NEWARK, N.J. — Orthogen Corp., a subsidiary of Bio-Lok International Inc., has developed a new dental implant with microgrooves designed to improve how bone and soft tissue grow into it.
Pioneered by researchers at the University of Medicine and Dentistry of New Jersey (UMDNJ) and Rutgers University, the device has already been implanted in 70 patients in Italy. Clinical trials are starting in the United States and Bio-Lok President Bruce Hollander said he hopes the U.S. Food and Drug Administration will approve the implant’s use by the end of the year.
Orthogen President Harold Alexander said that the small tech implant would cost only $20 or $30 more than a conventional one.
The group is now trying to apply the microgroove technology to more safely attach permanent prosthetics, such as an artificial hand or foot, through skin and into bone. Currently, the risks of infection make attaching a permanent or long-term prosthetic through the skin impractical.
Hollander noted that a more near-term application for such a “transcutaneous,” or through the skin, implant could include screws used to repair orthopedic injuries such as shattered wrists that need to hold bones in place with external hardware.
Alexander, editor of the applied biomaterials section of the Journal of Biomedical Materials Research, said the company has won a $500,000 grant from the National Institutes of Health to develop its technology for use in artificial limbs and orthopedic devices. The project will also attempt to connect nerves in a limb to an electromechanical prosthetic. Such a neuromechanical system would be a true bionic limb.
Alexander said the goal of the NIH study is to prove the feasibility of the technology. If the Orthogen-led research succeeds, it could begin a product development phase in a few years.
John Ricci, an associate professor of prosthodontics and biomaterials at UMDNJ, said that the dental implant is the immediate commercial opportunity. He explained that titanium dental implants have for many years been microtextured to encourage bone growth around the implant. Microgrooves offered a way to direct that growth around the “collar” of an implant — the section where metal implant, bone and gum tissue come together.
The problem with current implants, said Cary Shapoff, a periodontist who has tested a prototype of Orthogen’s product in a pilot study, is that patients tend to lose bone around the top, or crest, of the implant after surgery. “After the implant had healed at the end of three months, I didn’t see any of the crestal bone loss you’d expect with a typical implant,” he said. Shapoff is a clinical consultant to Orthogen.
Dental implants have become a popular alternative to dentures and bridges. Today, more than two million implants are done each year, a figure that has tripled in the last decade. According to the Centers for Disease Control and Prevention, the average American loses a dozen teeth — including wisdom teeth — by the age of 50.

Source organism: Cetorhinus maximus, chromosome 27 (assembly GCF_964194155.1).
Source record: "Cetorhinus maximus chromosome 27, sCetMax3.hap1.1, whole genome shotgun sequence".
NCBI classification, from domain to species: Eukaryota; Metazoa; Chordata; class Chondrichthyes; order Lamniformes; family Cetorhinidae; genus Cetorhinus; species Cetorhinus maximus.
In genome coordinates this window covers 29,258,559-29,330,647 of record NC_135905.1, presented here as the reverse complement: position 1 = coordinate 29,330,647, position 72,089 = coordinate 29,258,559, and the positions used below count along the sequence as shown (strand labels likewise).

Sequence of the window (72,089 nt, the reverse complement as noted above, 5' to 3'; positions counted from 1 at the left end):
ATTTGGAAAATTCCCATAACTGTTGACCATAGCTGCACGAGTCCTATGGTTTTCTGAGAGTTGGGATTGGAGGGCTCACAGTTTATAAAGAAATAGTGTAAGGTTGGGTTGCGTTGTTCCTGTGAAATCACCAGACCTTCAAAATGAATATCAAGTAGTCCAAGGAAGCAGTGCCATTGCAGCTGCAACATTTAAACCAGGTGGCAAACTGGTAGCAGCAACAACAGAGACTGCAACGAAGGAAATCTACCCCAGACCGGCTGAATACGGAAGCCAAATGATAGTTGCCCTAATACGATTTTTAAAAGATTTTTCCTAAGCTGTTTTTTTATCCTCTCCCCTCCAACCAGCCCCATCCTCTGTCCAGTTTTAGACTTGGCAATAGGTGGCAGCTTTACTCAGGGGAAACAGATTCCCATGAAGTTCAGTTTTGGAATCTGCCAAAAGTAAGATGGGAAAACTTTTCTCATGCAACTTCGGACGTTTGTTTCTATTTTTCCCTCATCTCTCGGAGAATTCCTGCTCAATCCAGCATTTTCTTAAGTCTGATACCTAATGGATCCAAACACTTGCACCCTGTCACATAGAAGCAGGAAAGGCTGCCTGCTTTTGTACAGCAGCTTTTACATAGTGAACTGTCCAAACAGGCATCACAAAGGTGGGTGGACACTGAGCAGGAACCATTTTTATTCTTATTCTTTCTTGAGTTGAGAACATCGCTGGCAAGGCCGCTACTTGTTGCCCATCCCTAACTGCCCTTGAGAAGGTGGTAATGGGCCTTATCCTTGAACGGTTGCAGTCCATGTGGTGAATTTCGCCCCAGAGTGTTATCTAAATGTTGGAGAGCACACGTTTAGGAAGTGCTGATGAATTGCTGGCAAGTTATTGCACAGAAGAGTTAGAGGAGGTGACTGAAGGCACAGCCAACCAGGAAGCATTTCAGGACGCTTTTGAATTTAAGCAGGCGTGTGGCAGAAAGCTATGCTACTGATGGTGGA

In the late 1980s, Ricci and his mentor, Alexander were working at the Hospital for Joint Diseases in New York City when they started looking to improve how a dental implant would interact with bone and soft tissue. By 1991 they had hit on a method for engraving 12- and 8-micron grooves with a laser in the implant’s collar and formed Orthogen.
Research in animals showed that 12-micron grooves, about the width of bone cells, encouraged cells to grow along the groove. Trial and error efforts revealed that 8-micron grooves promoted gum tissue to attach.
Better bone growth and gum tissue attachment help seal off the implant from bacteria that can migrate down and create a pocket between the implant and adjacent bone. Such a gap can cause disease that could loosen the implant.
Dental implant maker Bio-Lok, a public company based in Deerfield Beach, Fla., acquired Orthogen in 2000.
Back at UMDNJ, the microgrooved dental implant has spawned another small tech project — building a matrix of “cellular corrals” with MEMS technology to control and guide the growth of tissues such as bone.
Ricci said that New Jersey Institute of Technology’s Microelectronics Research Center a few blocks away helped his team design and fabricate a template for a flat surface covered with microscopic, short-walled squares and rectangles of different sizes. Using the MEMS structure as a mold, the final surfaces were cast out of clear polystyrene plastic. Researchers are studying how various cells grow in corrals of different dimensions and with different wall heights.
One of the goals for the cell corral research, said Ricci, is to see if the tiny confined areas can control growth so that bone cells, for example, don’t lose their bone cell characteristics as the divide and replicate. “We want to see if we can get them to retain their differentiation over longer periods of time in culture,” said Ricci.